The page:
Before billions of dollars in expanded learning funding was approved by Gov. Gavin Newsom via Assembly Bill 86, researchers, practitioners and policy influencers met to discuss the status of expanded learning in California and how it is meeting student needs during the pandemic.
The Feb. 9 webinar “Expanded Learning Partnerships: A Foundation for Reimagining and Rebuilding,” hosted by Policy Analysis for California Education, covered topics including expanded learning in current policy context, partnerships and integrated whole child supports, insights from practice and policy implications.
Jennifer Peck, president and CEO of Partnership for Children and Youth, shed light on how expanded learning programs can be used to address challenges faced now and in the coming months. During a traditional school year with typical instructional hours, children spend roughly 80 percent of their waking hours outside of school, Peck said. “We know that the way kids spend that time, the opportunities they’re given and the ways they’re supported has a huge impact on their school and life trajectory,” Peck continued. “Our expanded learning sector had played a really big role in filling this gap in time and opportunity over many decades and has become very sophisticated in the ways in which programs support social-emotional development, skill building, leadership, academic skills and more.”
As noted throughout the meeting, there is a wealth of knowledge available on what works for expanded learning in terms of producing positive student outcomes.
“In this moment when the state and federal government are about to invest billions of dollars in expanded learning as part of COVID recovery and rebuilding, it is absolutely essential that we pay attention to the vast body of research and experience in this field to guide investments,” Peck said at the time.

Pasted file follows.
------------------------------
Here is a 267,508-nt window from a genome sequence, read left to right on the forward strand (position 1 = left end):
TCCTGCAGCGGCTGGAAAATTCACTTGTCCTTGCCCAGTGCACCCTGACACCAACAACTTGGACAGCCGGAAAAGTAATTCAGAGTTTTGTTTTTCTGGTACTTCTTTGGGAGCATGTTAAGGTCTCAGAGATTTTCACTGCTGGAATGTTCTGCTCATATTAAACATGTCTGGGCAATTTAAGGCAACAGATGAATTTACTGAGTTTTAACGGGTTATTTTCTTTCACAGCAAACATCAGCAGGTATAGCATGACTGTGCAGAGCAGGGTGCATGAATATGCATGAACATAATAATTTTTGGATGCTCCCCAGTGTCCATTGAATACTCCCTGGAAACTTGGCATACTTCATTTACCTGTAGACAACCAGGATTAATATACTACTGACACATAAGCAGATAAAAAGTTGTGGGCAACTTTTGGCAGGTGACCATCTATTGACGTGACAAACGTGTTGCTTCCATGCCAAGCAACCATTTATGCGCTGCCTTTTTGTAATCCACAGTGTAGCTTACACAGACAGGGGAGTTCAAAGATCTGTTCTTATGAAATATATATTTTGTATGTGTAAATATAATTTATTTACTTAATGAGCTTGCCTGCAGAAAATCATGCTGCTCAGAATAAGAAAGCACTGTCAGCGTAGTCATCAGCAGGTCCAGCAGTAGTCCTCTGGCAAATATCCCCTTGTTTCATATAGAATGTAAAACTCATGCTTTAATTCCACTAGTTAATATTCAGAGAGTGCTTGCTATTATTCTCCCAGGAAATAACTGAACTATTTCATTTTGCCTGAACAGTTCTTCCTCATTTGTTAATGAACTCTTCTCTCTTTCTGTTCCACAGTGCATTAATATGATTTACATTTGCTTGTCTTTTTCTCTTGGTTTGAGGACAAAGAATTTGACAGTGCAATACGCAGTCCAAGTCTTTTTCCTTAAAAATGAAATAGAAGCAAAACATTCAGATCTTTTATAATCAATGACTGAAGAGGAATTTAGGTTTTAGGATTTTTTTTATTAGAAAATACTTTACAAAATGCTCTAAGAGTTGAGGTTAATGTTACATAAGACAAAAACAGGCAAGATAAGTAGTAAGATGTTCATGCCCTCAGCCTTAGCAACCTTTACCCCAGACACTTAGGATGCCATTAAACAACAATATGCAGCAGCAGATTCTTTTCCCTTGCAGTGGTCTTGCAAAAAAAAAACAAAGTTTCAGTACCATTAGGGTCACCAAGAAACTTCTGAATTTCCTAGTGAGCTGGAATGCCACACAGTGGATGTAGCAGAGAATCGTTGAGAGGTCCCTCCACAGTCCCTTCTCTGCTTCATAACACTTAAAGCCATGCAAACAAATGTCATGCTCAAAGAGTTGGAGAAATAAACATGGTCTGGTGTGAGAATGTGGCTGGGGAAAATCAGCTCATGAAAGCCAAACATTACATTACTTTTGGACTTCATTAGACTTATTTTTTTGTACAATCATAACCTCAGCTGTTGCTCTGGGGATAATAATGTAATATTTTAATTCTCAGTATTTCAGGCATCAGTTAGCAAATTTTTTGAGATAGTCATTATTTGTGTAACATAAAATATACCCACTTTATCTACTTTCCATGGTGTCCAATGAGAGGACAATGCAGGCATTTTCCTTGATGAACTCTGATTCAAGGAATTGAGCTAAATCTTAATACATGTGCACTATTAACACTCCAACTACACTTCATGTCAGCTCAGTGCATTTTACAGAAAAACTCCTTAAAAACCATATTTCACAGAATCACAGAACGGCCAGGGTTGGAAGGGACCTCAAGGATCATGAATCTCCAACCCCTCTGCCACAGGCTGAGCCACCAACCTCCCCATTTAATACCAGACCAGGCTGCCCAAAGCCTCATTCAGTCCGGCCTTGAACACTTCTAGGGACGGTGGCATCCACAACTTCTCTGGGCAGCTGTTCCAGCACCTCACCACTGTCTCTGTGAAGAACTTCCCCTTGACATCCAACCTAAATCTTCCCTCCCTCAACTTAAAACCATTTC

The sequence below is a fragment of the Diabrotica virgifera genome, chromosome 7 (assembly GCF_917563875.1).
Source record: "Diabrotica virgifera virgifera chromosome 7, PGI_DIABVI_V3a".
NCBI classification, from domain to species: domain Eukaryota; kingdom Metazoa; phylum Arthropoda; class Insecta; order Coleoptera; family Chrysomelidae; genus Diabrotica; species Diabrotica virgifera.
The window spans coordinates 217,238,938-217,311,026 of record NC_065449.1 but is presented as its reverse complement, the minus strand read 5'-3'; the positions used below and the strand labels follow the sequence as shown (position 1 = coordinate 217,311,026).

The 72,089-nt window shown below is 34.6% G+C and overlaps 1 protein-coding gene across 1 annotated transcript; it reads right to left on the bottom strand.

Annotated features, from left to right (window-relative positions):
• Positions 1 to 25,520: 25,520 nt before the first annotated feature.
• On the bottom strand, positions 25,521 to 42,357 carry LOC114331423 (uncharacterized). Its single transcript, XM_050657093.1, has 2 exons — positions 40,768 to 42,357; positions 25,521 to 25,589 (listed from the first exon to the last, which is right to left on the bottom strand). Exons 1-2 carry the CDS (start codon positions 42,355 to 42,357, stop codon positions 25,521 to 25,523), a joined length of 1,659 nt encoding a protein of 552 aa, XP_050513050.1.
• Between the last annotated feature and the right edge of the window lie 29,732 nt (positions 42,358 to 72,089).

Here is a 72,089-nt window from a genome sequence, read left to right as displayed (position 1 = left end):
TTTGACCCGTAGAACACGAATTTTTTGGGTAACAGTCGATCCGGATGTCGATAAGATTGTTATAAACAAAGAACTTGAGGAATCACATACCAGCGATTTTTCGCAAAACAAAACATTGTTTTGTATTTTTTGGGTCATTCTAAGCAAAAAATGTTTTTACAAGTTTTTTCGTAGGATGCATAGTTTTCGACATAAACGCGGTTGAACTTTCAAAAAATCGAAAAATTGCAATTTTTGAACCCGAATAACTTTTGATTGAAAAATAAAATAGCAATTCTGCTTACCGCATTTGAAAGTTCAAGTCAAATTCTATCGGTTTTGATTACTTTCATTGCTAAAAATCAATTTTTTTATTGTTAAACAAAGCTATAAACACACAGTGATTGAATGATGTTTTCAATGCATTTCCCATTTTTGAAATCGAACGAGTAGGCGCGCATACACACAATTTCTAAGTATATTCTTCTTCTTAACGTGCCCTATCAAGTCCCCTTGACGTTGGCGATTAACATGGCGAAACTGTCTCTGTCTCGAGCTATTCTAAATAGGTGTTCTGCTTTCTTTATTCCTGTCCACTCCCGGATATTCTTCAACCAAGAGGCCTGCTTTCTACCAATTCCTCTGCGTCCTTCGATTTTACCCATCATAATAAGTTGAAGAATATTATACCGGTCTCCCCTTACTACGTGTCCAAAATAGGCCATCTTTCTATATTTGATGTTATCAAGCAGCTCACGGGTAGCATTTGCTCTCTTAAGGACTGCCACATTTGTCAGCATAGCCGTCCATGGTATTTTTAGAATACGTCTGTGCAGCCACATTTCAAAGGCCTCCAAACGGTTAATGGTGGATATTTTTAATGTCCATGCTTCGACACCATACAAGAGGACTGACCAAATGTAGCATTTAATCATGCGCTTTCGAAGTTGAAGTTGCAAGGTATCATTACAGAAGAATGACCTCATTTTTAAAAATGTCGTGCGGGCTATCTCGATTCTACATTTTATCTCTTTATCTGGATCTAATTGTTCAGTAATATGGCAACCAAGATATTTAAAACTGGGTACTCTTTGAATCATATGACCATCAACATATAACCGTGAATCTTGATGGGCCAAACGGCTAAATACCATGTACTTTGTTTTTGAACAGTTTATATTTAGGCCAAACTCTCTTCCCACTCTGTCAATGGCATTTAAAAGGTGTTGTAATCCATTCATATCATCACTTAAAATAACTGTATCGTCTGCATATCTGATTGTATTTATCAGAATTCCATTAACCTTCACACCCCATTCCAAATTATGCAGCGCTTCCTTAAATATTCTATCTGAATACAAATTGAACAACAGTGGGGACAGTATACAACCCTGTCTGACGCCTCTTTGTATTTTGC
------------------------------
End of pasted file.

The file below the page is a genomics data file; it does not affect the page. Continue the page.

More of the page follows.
Community partners can help lead to success
California must make clear the necessity for districts and community partners to engage with one another, Peck said. For example, Baldwin Park Unified School District’s relationship with nonprofit Think Together has resulted in in-person learning hubs among other services.
State educational agency policy should emphasize that school relationships with partners are not just a contract for particular services but should be true partnerships where community organizations participate in a program’s design and operation, according to Peck.
“We have to remember that in addition to all the expertise they already bring, that this particular year it has been community organizations that have shouldered a lot of the work of supporting highly vulnerable students in person through learning hubs across the state,” she said. “They have developed experience operating small group cohorts, implementing safety protocols and other things that may really continue to be necessary into the summer and fall.”
She noted that community providers bring value in connecting with families — something schools are going to need as they try to help families feel comfortable bringing their children back to in-person learning. This will be especially true in communities of color, who have been most severely impacted by the pandemic. It is also important not to focus solely on academics in extended learning, Peck said. Schools should leave room for enrichment and fun.
“For any of the things I’ve mentioned to happen well at scale, we also have to ensure the right investment is being made in technical assistance and support to districts who will be implementing these new investments,” Peck said. “Especially with the compressed time frame we have in front of us between now and the summer, we believe additional resources should be invested in our existing expanded learning system of support with operations regionally through county offices of education.”
AB 86 includes $4.6 billion to fund expanded learning opportunities including mental health services, summer school and tutoring.
The entire webinar can be viewed on PACE’s website.
For additional resources:
Community Schools: Addressing the whole child one step at a time – California Schools Magazine, summer 2020
Learning Hubs: In-Person Learning for the Whole Child – PACE policy brief